Schaub M.,Swiss Ornithological Institute |
Jakober H.,Friedrichstrasse 8 1 |
Stauber W.,Bismarckstrasse 6
Ecology | Year: 2013
A mechanistic understanding of the dynamics of populations requires knowledge about the variation of the underlying demographic rates and about the reasons for their variability. In geographically open populations, immigration is often necessary to prevent declines, but little is known about whether immigration can contribute to its regulation. We studied the dynamics of a Red-backed Shrike population (Lanius collurio) over 36 years in Germany with a Bayesian integrated population model. We estimated mean and temporal variability of population sizes, productivity, apparent survival, and immigration. We assessed how strongly the demographic rates were correlated with population growth to understand the demographic reasons of population change and how strongly the demographic rates were correlated with population size to identify possible density-dependent mechanisms. The shrike population varied between 35 and 74 breeding pairs but did not show a significant trend in population size over time (growth rate 1.002 6 0.001 [mean 6 SD]). Apparent survival of females ( juveniles 0.06 6 0.01; adults 0.37 6 0.03) was lower than that of males ( juveniles 0.10 6 0.01; adults 0.44 6 0.02). Immigration rates were substantial and higher in females (0.56 6 0.02) than in males (0.43 6 0.02), and average productivity was 2.76 6 0.14. Without immigration, the Red-backed Shrike population would have declined strongly. Immigration was the strongest driver for the number of females while local recruitment was the most important driver for the number of males. Immigration of both sexes and productivity, but not local recruitment and survival, were subject to density dependence. Density-dependent productivity was not effectively regulating the local population but may have contributed to regulate shrike populations at larger spatial scales. These findings suggest that immigration is not only an important component to prevent a geographically open population from decline, but that it can also contribute to its regulation. © 2013 by the Ecological Society of America.
Kery M.,Swiss Ornithological Institute |
Royle J.A.,U.S. Geological Survey
Journal of Animal Ecology | Year: 2010
1. Population assessment in changing environments is challenging because factors governing abundance may also affect detectability and thus bias observed counts. We describe a hierarchical modelling framework for estimating abundance corrected for detectability in metapopulation designs, where observations of 'individuals' (e.g. territories) are replicated in space and time. We consider two classes of models; first, we regard the data as independent binomial counts and model abundance and detectability based on a product-binomial likelihood. Secondly, we use the more complex detection-non-detection data for each territory to form encounter history frequencies, and analyse the resulting multinomial/Poisson hierarchical model. Importantly, we extend both models to directly estimate population trends over multiple years. Our models correct for any time trends in detectability when assessing population trends in abundance. 2. We illustrate both models for a farmland and a woodland bird species, skylark Alauda arvensis and willow tit Parus montanus, by applying them to Swiss BBS data, where 268 1 km 2 quadrats were surveyed two to three times during 1999-2003. We fit binomial and multinomial mixture models where log (abundance) depended on year, elevation, forest cover and transect route length, and logit(detection) on year, season and search effort. 3. Parameter estimates were very similar between models with confidence intervals overlapping for most parameters. Trend estimates were similar for skylark (-0.074 ± 0.041 vs. -0.047 ± 0.019) and willow tit (0.044 ± 0.046 vs. 0.047 ± 0.018). As expected, the multinomial model gave more precise estimates, but also yielded lower abundance estimates for the skylark. This may be due to effects of territory misclassification (lumping error), which do not affect the binomial model. 4. Both models appear useful for estimating abundance and population trends free from distortions by detectability in metapopulation designs with temporally replicated observations. The ability to obtain estimates of abundance and population trends that are unbiased with respect to any time trends in detectability ought to be a strong motivation for the collection of replicate observation data. ©2009 The Authors. Journal compilation ©2009 British Ecological Society.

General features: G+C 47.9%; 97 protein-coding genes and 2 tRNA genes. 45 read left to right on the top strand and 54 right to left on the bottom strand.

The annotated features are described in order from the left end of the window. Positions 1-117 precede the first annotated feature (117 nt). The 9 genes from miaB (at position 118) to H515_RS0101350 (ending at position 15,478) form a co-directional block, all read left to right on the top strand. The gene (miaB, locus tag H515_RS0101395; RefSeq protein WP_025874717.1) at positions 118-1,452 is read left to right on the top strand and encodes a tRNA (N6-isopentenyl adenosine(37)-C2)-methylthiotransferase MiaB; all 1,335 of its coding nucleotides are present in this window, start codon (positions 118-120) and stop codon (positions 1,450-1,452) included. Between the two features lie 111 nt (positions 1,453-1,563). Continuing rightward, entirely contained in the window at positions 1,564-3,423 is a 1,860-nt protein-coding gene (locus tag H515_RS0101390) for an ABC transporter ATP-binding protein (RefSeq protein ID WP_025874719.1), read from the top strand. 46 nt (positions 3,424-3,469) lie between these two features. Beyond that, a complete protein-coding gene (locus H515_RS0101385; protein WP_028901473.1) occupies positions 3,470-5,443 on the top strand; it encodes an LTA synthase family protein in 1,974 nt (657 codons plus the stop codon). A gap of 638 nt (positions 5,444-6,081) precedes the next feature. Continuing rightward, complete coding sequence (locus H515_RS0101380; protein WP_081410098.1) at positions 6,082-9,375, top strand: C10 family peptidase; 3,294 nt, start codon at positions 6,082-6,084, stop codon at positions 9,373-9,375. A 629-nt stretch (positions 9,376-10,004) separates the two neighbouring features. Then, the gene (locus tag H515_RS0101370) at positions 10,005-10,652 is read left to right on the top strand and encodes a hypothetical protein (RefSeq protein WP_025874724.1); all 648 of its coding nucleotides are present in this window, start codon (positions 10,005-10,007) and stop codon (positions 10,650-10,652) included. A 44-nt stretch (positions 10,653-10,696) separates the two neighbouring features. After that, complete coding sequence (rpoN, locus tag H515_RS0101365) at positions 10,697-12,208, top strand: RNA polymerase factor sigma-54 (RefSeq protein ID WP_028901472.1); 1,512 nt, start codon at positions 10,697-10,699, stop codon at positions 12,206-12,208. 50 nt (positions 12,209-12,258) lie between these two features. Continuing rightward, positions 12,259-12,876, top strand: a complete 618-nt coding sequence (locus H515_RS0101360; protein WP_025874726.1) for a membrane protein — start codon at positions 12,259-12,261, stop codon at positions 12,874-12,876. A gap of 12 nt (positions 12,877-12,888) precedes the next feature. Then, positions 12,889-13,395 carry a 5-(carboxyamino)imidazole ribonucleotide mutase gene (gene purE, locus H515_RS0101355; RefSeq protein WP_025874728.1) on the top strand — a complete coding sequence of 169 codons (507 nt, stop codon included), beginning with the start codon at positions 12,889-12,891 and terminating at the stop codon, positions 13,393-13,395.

Schaub M.,Swiss Ornithological Institute
Biological Conservation | Year: 2012
Energy production with wind turbines is increasing, because this form of energy production is CO 2 neutral and renewable, and because wind power is subsidised in many countries. However, wind turbines are not without impact on biodiversity, rather, they can affect bird and bat populations through collision-induced mortality. It is relatively well studied how wind turbine architecture or the surrounding habitat affect the collision risk of birds and bats. It is much less well understood how losses due to collisions affect bird and bat populations. Moreover, it is currently unknown how the spatial configuration of wind turbines in the landscape affects populations. I addressed these two questions using an individual-based simulation model inspired by the Swiss red kite Milvus milvus population. This species is a frequent collision victim at turbines and one of Europe's sole endemic species. I predicted the fate of populations in relation to the number and spatial configuration of wind turbines. I found that population growth rates declined progressively with an increasing number of wind turbines. These negative effects can be weakened if wind turbines are aggregated in power plants. Quantitatively the results strongly depended on the parametric form of the relationship between collision risk and the distance between wind turbines and kite nest location. Unfortunately, empirical knowledge about this relationship is scarce. As the effect of wind turbines depends on their total number and their spatial configuration within the area inhabited by a raptor population, I emphasise the importance of making environmental impact assessments not on a case-by-case basis but rather for an entire region with all its wind power plants, which collectively exert an impact on a raptor population. This must include the impact of extant as well as planned wind turbines in the same region in order to be biologically meaningful. © 2012 Elsevier Ltd.